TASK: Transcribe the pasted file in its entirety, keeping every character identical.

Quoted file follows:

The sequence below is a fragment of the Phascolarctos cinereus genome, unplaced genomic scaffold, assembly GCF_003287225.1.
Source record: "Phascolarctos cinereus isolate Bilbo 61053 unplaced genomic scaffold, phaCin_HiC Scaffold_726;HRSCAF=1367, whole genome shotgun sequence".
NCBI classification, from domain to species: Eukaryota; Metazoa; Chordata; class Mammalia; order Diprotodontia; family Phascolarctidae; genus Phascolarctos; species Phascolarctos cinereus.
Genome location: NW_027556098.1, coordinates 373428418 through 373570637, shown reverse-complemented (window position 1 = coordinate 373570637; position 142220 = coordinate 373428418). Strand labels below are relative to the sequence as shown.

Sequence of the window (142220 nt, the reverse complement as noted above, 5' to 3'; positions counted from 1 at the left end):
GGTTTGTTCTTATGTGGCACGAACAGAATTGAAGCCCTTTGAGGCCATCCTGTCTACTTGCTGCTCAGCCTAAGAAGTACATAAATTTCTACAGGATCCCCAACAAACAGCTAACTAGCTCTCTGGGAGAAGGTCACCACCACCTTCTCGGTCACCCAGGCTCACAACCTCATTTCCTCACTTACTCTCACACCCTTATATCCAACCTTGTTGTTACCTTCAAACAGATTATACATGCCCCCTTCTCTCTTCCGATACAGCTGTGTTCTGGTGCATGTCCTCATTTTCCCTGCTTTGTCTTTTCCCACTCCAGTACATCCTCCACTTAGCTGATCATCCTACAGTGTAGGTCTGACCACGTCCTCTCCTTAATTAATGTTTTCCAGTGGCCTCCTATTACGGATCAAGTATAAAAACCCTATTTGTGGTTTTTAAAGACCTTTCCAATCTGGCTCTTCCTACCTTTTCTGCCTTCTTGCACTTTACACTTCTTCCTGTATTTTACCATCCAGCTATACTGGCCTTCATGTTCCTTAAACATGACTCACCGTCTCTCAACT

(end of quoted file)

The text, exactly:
The sequence below is a fragment of the Phascolarctos cinereus genome, unplaced genomic scaffold, assembly GCF_003287225.1.
Source record: "Phascolarctos cinereus isolate Bilbo 61053 unplaced genomic scaffold, phaCin_HiC Scaffold_726;HRSCAF=1367, whole genome shotgun sequence".
NCBI classification, from domain to species: Eukaryota; Metazoa; Chordata; class Mammalia; order Diprotodontia; family Phascolarctidae; genus Phascolarctos; species Phascolarctos cinereus.
Genome location: NW_027556098.1, coordinates 373428418 through 373570637, shown reverse-complemented (window position 1 = coordinate 373570637; position 142220 = coordinate 373428418). Strand labels below are relative to the sequence as shown.

Sequence of the window (142220 nt, the reverse complement as noted above, 5' to 3'; positions counted from 1 at the left end):
GGTTTGTTCTTATGTGGCACGAACAGAATTGAAGCCCTTTGAGGCCATCCTGTCTACTTGCTGCTCAGCCTAAGAAGTACATAAATTTCTACAGGATCCCCAACAAACAGCTAACTAGCTCTCTGGGAGAAGGTCACCACCACCTTCTCGGTCACCCAGGCTCACAACCTCATTTCCTCACTTACTCTCACACCCTTATATCCAACCTTGTTGTTACCTTCAAACAGATTATACATGCCCCCTTCTCTCTTCCGATACAGCTGTGTTCTGGTGCATGTCCTCATTTTCCCTGCTTTGTCTTTTCCCACTCCAGTACATCCTCCACTTAGCTGATCATCCTACAGTGTAGGTCTGACCACGTCCTCTCCTTAATTAATGTTTTCCAGTGGCCTCCTATTACGGATCAAGTATAAAAACCCTATTTGTGGTTTTTAAAGACCTTTCCAATCTGGCTCTTCCTACCTTTTCTGCCTTCTTGCACTTTACACTTCTTCCTGTATTTTACCATCCAGCTATACTGGCCTTCATGTTCCTTAAACATGACTCACCGTCTCTCAACT